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A REVIEW OF CASES OF VETERANS OF WORLD WAR II DISCHARGED WITH NEUROPSYCHIATRIC DIAGNOSES
CHARLES B. HUBER
Am J Psychiatry 1943;100:306-311.
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Veterans Administration Facility, Pittsburgh, Pa.

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Abstract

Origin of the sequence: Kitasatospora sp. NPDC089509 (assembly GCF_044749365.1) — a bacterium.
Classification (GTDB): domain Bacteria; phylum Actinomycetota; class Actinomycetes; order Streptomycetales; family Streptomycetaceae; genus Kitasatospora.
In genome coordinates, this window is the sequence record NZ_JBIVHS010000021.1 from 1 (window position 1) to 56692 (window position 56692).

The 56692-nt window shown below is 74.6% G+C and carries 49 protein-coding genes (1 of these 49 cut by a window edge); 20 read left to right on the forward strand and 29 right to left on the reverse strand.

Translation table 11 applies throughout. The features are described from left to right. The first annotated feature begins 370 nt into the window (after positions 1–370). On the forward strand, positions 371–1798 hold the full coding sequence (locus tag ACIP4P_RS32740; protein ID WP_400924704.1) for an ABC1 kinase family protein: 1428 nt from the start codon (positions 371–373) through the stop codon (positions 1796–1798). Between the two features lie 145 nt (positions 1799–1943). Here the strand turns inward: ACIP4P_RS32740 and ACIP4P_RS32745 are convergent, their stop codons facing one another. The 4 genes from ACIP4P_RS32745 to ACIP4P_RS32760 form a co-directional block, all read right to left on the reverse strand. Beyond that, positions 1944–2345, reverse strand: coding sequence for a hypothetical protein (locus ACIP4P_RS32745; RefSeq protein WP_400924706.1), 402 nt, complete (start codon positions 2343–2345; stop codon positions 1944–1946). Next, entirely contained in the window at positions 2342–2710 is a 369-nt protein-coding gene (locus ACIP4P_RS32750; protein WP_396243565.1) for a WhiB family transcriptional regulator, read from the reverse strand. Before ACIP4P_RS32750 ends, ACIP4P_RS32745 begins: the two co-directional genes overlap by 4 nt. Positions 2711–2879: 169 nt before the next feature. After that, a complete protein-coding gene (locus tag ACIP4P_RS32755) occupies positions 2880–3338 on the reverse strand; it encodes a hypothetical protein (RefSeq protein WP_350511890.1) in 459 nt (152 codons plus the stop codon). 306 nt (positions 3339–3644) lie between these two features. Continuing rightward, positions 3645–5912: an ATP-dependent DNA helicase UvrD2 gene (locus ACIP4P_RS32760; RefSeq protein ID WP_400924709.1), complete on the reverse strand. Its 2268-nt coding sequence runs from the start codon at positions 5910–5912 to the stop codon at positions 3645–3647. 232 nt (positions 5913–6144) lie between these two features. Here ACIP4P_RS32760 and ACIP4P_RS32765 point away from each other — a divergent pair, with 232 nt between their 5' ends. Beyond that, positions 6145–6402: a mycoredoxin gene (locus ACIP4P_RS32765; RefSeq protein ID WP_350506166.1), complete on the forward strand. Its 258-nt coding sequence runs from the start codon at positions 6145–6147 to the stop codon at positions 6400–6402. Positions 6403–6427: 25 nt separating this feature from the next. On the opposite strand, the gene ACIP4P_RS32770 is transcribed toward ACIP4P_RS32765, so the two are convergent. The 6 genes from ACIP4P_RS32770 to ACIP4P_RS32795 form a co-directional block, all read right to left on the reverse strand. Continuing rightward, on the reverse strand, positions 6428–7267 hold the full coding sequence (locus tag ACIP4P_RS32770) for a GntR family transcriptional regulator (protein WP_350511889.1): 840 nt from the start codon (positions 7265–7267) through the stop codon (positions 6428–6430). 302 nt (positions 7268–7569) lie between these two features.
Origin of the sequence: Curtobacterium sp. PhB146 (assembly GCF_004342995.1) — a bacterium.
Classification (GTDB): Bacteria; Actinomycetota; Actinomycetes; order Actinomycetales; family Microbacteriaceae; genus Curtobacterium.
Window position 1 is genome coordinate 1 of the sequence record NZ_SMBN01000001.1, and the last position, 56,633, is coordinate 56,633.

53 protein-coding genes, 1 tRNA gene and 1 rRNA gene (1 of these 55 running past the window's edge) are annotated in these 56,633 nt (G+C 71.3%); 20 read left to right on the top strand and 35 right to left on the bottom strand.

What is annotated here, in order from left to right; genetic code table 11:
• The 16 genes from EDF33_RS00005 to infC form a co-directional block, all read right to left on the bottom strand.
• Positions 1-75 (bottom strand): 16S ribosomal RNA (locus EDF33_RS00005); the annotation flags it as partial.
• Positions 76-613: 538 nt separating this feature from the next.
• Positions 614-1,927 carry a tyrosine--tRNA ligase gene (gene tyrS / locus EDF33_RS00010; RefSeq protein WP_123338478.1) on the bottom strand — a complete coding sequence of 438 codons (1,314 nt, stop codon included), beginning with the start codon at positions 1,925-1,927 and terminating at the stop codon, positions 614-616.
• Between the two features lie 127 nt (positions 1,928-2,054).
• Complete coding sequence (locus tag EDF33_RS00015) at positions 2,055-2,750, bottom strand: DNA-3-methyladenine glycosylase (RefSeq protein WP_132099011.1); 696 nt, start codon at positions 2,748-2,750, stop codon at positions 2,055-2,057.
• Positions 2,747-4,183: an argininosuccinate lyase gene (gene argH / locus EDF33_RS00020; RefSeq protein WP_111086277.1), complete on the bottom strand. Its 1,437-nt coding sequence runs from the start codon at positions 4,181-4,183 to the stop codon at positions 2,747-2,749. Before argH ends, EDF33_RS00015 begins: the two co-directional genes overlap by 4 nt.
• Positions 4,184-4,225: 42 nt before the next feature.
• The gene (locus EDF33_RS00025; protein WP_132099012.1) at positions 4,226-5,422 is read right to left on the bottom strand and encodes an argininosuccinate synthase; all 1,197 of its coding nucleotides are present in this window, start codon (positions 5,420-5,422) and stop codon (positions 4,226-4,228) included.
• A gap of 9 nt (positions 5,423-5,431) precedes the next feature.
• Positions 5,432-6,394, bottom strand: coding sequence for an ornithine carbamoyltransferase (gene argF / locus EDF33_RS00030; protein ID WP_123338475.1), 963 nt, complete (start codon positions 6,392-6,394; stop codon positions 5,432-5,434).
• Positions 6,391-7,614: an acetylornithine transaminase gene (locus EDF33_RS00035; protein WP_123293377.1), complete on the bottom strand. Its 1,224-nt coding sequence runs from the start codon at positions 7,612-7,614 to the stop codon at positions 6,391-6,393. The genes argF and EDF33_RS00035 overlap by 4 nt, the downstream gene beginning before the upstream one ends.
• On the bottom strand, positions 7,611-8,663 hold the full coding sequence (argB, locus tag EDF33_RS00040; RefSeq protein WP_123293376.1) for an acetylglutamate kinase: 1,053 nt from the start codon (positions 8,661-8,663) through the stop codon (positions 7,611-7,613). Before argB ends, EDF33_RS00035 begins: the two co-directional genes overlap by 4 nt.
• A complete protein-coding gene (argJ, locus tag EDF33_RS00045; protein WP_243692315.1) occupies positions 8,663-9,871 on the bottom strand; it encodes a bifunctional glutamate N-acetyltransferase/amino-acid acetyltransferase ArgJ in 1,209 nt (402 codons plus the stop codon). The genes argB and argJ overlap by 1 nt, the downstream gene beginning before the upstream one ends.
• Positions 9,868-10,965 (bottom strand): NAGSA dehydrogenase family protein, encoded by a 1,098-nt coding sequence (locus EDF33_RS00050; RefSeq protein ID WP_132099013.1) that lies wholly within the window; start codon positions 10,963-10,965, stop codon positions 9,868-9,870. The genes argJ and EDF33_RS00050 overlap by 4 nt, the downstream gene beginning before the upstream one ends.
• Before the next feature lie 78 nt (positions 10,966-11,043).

1. The precipitating factor in 99 per cent of these cases cannot be said to be due to any excessive stress or strain as found in actual combat.2. No one outstanding or abnormal factor is found in family or personal histories.3. It is believed that in some cases, perhaps in the psychoneurotic group primarily, the sudden change of environment together with an inadequate personality to begin with, may have contributed as a precipitating factor in the patient's mental breakdown.4. Venereal disease in this study did not play an important rôle.5. It is my opinion that a great number of cases found in this study could have been rejected prior to induction had proper notation been made as to educational advantages. Those found to have less than an eighth grade education could have been segregated by draft boards, proper psychometric examinations could have been given and social service histories obtained.

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